Expanded practice squad takes on added importance for Packers

Brian Gutekunst believes changes NFL implemented will result in better quality football

General Manager Brian Gutekunst and Head Coach Matt LaFleur

GREEN BAY – For years, the practice squad has been an essential feeder system for the Packers in developing future talent for the main roster.

Tramon Williams, Cullen Jenkins and Scott Wells all enjoyed lengthy NFL careers after starting out on Green Bay's practice squad. Eight current active players, including receiver Allen Lazard and tight end Robert Tonyan, also spent time there before receiving promotions to the Packers' 53-man roster.

As vital as the practice squad always has been, it will take on even greater importance moving forward. Prior to the COVID-19 pandemic, the NFL and NFLPA already agreed to expand the practice squad from 10 players to 14 over the next three seasons.

Due to the turbulent offseason structure and the looming threat of the virus, however, the league and players' union agreed to expand the practice squad to a maximum of 16 players for this upcoming season, resulting in a total of 69 practice participants.

"I think it actually is a great benefit," Head Coach Matt LaFleur said. "Many times throughout the course of a week, especially when you're coming off a game … you've got a lot of guys doing double duty. That takes its toll on the players, on their bodies.

"So, I think it's outstanding that we have such a big practice squad because, you're really mindful of the reps, and I think you can have great quality practices."

In addition to teams having the option to protect four members of their practice squad each week (preventing other teams from signing them), the rules on player eligibility also have been relaxed in the wake of COVID-19.

At least 10 of the 16 players must fall under previous, standard eligibility guidelines – they must not have an accrued season or were on the active roster for fewer than nine regular-season games during their only accrued season.

But for this upcoming year, the league will allow up to six players as "veteran exemptions" with no limit on NFL experience. For example, the Philadelphia Eagles used the provision to sign 18-year veteran quarterback Josh McCown to their practice squad Sunday.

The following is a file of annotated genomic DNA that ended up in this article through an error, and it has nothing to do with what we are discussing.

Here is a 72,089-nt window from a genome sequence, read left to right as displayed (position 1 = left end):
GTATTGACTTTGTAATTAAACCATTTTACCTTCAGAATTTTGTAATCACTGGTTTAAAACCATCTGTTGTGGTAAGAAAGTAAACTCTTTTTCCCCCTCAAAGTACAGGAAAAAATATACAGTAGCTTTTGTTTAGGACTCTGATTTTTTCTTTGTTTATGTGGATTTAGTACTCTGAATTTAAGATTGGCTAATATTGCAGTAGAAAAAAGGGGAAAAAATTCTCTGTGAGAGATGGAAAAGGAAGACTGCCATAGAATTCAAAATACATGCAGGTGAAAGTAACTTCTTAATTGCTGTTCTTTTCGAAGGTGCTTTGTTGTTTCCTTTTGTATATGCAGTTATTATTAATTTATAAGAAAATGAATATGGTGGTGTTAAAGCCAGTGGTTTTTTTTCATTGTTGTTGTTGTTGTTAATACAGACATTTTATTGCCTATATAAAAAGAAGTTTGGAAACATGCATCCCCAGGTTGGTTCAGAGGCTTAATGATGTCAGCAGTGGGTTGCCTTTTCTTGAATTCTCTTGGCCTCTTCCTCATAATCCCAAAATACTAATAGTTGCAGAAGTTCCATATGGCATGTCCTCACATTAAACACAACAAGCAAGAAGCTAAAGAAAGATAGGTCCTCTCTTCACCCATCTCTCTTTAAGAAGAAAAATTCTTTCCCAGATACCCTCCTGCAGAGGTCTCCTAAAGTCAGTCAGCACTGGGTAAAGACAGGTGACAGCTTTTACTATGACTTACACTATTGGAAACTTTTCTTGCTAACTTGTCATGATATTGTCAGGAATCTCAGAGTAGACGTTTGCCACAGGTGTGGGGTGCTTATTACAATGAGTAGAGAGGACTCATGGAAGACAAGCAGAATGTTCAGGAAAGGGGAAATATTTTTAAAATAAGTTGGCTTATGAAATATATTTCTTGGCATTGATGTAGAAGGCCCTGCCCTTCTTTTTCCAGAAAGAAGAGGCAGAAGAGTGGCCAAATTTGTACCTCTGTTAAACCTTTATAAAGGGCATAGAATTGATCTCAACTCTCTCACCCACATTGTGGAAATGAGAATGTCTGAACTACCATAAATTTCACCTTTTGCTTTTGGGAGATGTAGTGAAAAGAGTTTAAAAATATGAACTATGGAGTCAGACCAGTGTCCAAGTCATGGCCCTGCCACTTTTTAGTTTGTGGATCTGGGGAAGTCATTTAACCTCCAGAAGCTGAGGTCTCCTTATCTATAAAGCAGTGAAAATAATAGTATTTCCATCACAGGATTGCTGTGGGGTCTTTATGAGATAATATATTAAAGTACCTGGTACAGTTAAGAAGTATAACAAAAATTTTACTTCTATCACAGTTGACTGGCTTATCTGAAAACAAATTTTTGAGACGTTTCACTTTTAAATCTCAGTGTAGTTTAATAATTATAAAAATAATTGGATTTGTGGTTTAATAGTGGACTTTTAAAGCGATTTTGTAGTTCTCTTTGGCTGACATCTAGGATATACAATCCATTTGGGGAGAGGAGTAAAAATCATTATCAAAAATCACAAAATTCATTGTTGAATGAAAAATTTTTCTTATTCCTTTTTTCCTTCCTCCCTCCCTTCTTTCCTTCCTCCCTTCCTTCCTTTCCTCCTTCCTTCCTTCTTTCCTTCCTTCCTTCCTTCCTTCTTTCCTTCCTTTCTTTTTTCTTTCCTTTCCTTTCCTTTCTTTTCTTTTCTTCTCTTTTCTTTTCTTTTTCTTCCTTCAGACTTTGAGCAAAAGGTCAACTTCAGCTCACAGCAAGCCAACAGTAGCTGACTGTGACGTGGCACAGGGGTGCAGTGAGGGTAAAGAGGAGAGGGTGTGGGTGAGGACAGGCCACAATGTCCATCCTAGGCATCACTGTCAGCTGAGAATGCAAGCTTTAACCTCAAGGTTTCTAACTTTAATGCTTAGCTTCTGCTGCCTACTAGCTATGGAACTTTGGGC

Of the 14 players the Packers signed to their practice squad Sunday, only one (third-year offensive lineman Alex Light) requires a veteran exemption.

Within the last month, the NFL began allowing teams to bring in players for workouts and visits at their facilities. As teams collect more data on free agents and potential practice-squad players, General Manager Brian Gutekunst expects there to be more roster movement league-wide.

"Having the 16-man practice squad, there's just going to be a lot more opportunity," Gutekunst said. "So those (in-season) workouts will probably lead to practice-squad spots and such. Again, it's going to take some time to get guys in and work them out. So I think you're going to see a lot of it."

Teams can dress as many as 48 players on game day as long as eight are offensive linemen. Teams also have the option of elevating two practice-squad players each week to the game-day roster without requiring a corresponding roster move to be made on the 53-man roster.

If a practice-squad player is elevated to the active roster for a game, his increased compensation for that game would count against the team's salary cap.

One other change the league implemented is allowing teams to bring back as many players as they want from injured reserve, as long as those players were either carried on the team's initial 53-man roster or signed after the start of the regular season. They also aren't required to spend as much time on IR before returning as in previous years.

The Packers placed two players – rookie linebacker Kamal Martin and cornerback Kabion Ento – on IR Monday. Both are eligible to practice again after Week 3. Once they return to practice, that opens a 21-day window for them to be added back to the 53-man roster.

The NFL and NFLPA began allowing a player to be designated to return from IR in 2012. Since then, it's evolved from having to designate one player to return the moment he is placed on IR to having greater flexibility and options today.

"I think it's better for us. It's better for the players," Gutekunst said. "It's better for the quality of football that's being played when you can get good players back. I think it certainly frees you up to create opportunities for other players, as well. The more players we have access to, the better."

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